This was how it was discussed, this was agreed,” said Theriault. “I see the gray area, but when the players keep changing on one side and all of the others on the other side haven’t changed — we don’t lie, these were the words that were said, the agreement that was made, we’re not making it up. It’s been frustrating. It’s (shown) distrust. Now you’re calling me a liar, and I don’t really appreciate that. They’re not saying those words, but that’s what it means.”

Breton said that “having set numbers for each person allows us to manage the town’s money better,” and that members of the select board do not pay themselves for each meeting they attend outside of the Select Board meetings they are required to attend, a hypothetical he compared to what the fire chiefs do.

While Theriault said that he “believes it’s fixable” and that the chiefs and the board are attempting to solve the issue together, “the Town Meeting could be a disaster, it really could.” Theriault noted that at a previous meeting, members of the public “really got upset” over the issue, which concerned him. 

“It was awful,” he commented. “I don’t want that mob mentality taking over. That doesn’t fix things.”

A letter co-signed by Theriault, Richard Morse, chief of South China Volunteer Fire Department and William Van Wickler, chief of Weeks Mills Volunteer Fire Department on March 13 pointed out that this year, the select board also proposed an $800 raise per selectman.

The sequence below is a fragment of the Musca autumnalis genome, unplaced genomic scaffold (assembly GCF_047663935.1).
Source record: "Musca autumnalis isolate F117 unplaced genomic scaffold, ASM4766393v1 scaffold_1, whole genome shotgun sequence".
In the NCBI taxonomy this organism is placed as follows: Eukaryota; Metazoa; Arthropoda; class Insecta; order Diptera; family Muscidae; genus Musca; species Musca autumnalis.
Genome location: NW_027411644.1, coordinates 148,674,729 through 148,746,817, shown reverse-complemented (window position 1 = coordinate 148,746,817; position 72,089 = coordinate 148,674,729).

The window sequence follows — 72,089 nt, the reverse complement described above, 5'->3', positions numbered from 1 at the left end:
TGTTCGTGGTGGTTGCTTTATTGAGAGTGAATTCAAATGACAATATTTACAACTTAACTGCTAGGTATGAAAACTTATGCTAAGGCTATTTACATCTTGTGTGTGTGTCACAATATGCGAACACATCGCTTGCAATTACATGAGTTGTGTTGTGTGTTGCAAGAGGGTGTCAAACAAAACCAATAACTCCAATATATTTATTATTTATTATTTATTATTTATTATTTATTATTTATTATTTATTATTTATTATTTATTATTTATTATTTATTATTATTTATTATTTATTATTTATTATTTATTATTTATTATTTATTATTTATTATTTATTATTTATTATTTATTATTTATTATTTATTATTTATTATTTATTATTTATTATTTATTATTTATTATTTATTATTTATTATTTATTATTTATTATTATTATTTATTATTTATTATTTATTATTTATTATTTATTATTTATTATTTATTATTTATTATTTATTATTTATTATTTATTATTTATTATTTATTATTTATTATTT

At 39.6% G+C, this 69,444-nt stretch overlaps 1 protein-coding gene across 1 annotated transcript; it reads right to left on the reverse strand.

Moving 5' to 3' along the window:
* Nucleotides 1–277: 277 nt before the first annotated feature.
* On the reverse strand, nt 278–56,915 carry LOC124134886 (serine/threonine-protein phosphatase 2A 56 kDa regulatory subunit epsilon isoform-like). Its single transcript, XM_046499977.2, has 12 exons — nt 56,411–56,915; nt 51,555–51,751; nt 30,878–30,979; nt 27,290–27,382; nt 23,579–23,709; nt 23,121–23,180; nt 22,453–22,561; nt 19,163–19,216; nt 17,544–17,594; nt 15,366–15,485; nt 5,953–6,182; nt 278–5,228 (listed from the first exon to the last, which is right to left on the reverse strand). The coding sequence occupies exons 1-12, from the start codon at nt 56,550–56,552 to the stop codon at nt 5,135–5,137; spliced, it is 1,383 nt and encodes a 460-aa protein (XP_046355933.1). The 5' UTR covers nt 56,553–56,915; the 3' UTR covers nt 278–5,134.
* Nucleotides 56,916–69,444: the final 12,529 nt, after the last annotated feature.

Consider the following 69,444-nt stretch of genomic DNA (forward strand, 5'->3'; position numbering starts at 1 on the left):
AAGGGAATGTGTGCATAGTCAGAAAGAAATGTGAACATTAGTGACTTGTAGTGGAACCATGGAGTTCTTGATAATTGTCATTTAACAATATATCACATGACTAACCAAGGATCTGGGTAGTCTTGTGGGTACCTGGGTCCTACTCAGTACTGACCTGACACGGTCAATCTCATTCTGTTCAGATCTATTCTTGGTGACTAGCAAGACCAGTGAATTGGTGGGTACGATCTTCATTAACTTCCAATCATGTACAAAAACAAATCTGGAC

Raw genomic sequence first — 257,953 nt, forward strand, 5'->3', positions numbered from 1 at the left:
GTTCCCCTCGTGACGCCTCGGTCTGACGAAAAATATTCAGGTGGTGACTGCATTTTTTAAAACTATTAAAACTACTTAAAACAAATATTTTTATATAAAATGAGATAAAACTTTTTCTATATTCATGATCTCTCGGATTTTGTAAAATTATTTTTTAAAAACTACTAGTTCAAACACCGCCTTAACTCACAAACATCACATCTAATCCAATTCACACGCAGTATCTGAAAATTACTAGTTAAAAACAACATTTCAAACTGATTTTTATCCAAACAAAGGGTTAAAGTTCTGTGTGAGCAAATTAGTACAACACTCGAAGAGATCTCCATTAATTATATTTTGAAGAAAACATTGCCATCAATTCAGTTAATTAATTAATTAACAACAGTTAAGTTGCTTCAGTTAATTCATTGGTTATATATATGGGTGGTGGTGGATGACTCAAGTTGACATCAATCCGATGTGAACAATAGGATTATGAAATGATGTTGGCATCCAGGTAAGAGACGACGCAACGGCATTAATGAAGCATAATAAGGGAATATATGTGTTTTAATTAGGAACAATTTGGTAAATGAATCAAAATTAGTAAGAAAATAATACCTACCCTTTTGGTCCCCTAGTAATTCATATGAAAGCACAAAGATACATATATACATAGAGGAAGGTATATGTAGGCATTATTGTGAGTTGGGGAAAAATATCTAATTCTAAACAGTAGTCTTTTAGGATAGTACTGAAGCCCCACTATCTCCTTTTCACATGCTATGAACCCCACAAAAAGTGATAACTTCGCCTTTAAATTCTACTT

“That (comparison) really insulted me,” Breton said, later adding that the “two are separate” and the “timing was bad.” Town Manager Dennis Heath studied the compensation of selectmen in “municipalities of similar size”and found the average pay to be $1,920 per selectman. Prior to this year’s proposed increase, the allocation in China was $1,000 per official.

 

OTHER BUSINESS

Heath has compiled the town report differently than in years past in an effort to be more transparent about costs. Each department’s lump sum that is proposed in an article on the town warrant is broken down in detail in a budget document included in the report for the first time in several years.

“It’s going to give people a better picture of what the true expenses are for the rest of the departments,” said Town Clerk Becky Hapgood.

She added that the pay and benefits for each municipal employee are included in their respective department’s warrant article.

“Our residents will take a little bit to get used to that — (Heath) has combined a lot of articles,” Hapgood noted. “If somebody (formerly) worked at the transfer station or public works, their wages would come out of those articles, but their FICA, health insurance and workers compensation insurance would come out of the insurance line item or the administrative line item, instead of where the expense was. Now it’s set up that if someone works at the transfer station — you would find that (the transfer station article) reflects all of the employees in there and their associated insurance costs … to better reflect the cost of doing business.”